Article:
Ad­vo­cates de­mand re­lease of triage pro­to­col

Draft ver­sion crit­i­cized for dis­crim­i­nat­ing against peo­ple with dis­abil­i­ties

Toronto Star - - CANADA - BRENDAN KENNEDY SO­CIAL JUSTICE REPORTER

Op­po­si­tion crit­ics and dis­abil­ity ad­vo­cates are call­ing on On­tario’s gov­ern­ment to pub­licly re­lease its COVID-19 triage pro­to­col, which would guide doc­tors on how to de­ter­mine who should get life-sav­ing treat­ment if hos­pi­tals are over­whelmed by coro­n­avirus pa­tients.

The pur­pose of the pro­to­col, which would only be in­voked as a last re­sort if crit­i­cal care re­sources needed to be ra­tioned, is to min­i­mize over­all mor­tal­ity by pri­or­i­tiz­ing pa­tients with the best chance of sur­vival.

The Min­istry of Health says the pro­to­col is still be­ing re­viewed and will not be made pub­lic at this time.

Adraft ver­sion of the pro­to­col, which was first leaked in March, was crit­i­cized for dis­crim­i­nat­ing against peo­ple with dis­abil­i­ties. A re­vised draft was cir­cu­lated this sum­mer as the prov­ince so­licited feed­back from cer­tain groups, in­clud­ing some dis­abil­ity ad­vo­cates, who said the re­vised draft was still dis­crim­i­na­tory.

Among their main con­cerns was the in­clu­sion in the pro­to­col of the Clin­i­cal Frailty Scale, a nine-point grad­ing tool orig­i­nally de­signed to as­sess the rel­a­tive frailty of el­derly pa­tients.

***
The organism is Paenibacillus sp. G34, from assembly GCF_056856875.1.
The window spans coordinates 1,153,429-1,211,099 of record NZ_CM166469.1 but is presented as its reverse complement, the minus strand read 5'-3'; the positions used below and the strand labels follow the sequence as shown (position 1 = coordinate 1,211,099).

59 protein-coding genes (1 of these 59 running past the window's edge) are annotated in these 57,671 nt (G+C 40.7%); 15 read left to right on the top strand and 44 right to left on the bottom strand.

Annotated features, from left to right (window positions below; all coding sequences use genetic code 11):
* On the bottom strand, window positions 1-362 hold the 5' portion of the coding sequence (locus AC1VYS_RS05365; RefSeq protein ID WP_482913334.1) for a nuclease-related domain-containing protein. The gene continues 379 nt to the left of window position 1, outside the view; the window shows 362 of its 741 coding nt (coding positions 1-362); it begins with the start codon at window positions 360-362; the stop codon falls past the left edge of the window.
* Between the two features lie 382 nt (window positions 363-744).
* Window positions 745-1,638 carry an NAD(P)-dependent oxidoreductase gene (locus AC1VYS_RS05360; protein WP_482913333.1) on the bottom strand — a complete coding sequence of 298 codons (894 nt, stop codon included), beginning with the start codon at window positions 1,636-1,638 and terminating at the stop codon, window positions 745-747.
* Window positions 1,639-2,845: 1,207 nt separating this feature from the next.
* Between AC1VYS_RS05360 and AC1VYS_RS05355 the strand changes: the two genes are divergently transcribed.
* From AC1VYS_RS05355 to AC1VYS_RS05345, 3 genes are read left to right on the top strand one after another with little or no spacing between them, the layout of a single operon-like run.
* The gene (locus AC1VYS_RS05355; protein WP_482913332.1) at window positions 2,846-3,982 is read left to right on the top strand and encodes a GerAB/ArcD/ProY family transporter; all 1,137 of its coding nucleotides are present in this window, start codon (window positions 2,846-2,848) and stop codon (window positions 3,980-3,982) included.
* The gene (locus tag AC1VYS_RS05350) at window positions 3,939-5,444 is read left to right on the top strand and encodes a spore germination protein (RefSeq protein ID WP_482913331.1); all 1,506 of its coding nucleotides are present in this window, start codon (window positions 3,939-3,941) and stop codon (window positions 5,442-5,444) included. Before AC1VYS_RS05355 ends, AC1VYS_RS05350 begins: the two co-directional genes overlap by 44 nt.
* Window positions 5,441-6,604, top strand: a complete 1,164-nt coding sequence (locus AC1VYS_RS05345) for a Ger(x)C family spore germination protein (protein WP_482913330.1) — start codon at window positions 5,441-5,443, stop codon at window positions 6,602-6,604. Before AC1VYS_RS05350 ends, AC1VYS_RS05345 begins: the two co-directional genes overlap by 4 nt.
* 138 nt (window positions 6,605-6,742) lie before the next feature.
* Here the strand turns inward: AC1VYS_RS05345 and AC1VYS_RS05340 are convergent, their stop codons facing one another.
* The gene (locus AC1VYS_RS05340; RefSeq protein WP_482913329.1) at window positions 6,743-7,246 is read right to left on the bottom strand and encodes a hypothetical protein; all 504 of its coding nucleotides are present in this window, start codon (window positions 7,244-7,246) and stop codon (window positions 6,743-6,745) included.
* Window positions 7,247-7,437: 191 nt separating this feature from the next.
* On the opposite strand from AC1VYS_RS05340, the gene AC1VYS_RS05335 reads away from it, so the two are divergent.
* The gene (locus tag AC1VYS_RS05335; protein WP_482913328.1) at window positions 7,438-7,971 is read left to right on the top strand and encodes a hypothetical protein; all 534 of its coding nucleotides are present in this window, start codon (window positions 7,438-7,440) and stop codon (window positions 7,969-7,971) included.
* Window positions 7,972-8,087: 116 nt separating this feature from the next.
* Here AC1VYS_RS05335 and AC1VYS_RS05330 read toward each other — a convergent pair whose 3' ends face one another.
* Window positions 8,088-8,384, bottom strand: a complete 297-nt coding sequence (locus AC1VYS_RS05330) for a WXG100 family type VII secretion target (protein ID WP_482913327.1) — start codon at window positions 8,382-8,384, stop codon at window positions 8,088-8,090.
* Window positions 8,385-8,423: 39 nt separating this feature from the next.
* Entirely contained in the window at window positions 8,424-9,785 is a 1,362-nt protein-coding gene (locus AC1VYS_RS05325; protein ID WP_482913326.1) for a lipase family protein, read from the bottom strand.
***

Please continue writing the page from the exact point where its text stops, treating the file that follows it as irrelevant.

Pa­tients who are “very fit” score a one on the scale, while ter­mi­nally ill pa­tients with fewer than six months to live score a nine. A pa­tient scores higher on the scale the more de­pen­dent they are on oth­ers for ba­sic ac­tiv­i­ties based on their con­di­tion two to four weeks be­fore ad­mis­sion to hos­pi­tal.

Dis­abil­ity ad­vo­cates said the scale would not take into ac­count whether some­one could achieve cer­tain tasks with ac­com­mo­da­tions.

“That’s ex­tremely prob­lem­atic,” said Mariam Shanouda, a lawyer for the ARCH Dis­abil­ity Law Cen­tre. “We are in ef­fect say­ing that a pre­req­ui­site for crit­i­cal care is not hav­ing a dis­abil­ity at all.”

Al­though it is just one of 13 in­el­i­gi­bil­ity cri­te­ria in­cluded in the draft pro­to­col, scor­ing higher on the Clin­i­cal Frailty Scale could lead to a pa­tient be­ing ex­cluded from treat­ment in the event that the num­ber of crit­i­cal care pa­tients ex­ceeds a hos­pi­tal’s ca­pac­ity.

The pro­to­col states that the tool would only be used to es­ti­mate chances of sur­vival for pa­tients with “pro­gres­sive ill­ness and gen­er­al­ized de­te­ri­o­ra­tion in health sta­tus” and not for non­pro­gres­sive con­di­tions. But Shanouda and other ad­vo­cates say the scale is in­her­ently dis­crim­i­na­tory against peo­ple with dis­abil­i­ties, no mat­ter how it is used.

Shanouda also pointed to the fact that the scale was not de­signed for this pur­pose. Guide­lines for us­ing the Clin­i­cal Frailty Scale — pub­lished by its in­ven­tor, Dr. Ken­neth Rock­wood — state that it has not been val­i­dated for peo­ple un­der 65 years old or for peo­ple with “sta­ble” dis­abil­i­ties. The gov­ern­ment’s draft pro­to­col an­tic­i­pates us­ing it for all adults.

On Fri­day af­ter­noon, a spokesper­son for the Min­istry of Health said via email that the min­istry is cur­rently re­view­ing the lat­est pro­posal from its Bioethics Ta­ble, the gov­ern­ment-ap­pointed group of physi­cians and bioethi­cists en­listed to de­velop the triage pro­to­col. Since the pro­posal is un­der re­view, the min­istry is “un­able” to share it pub­licly, she said.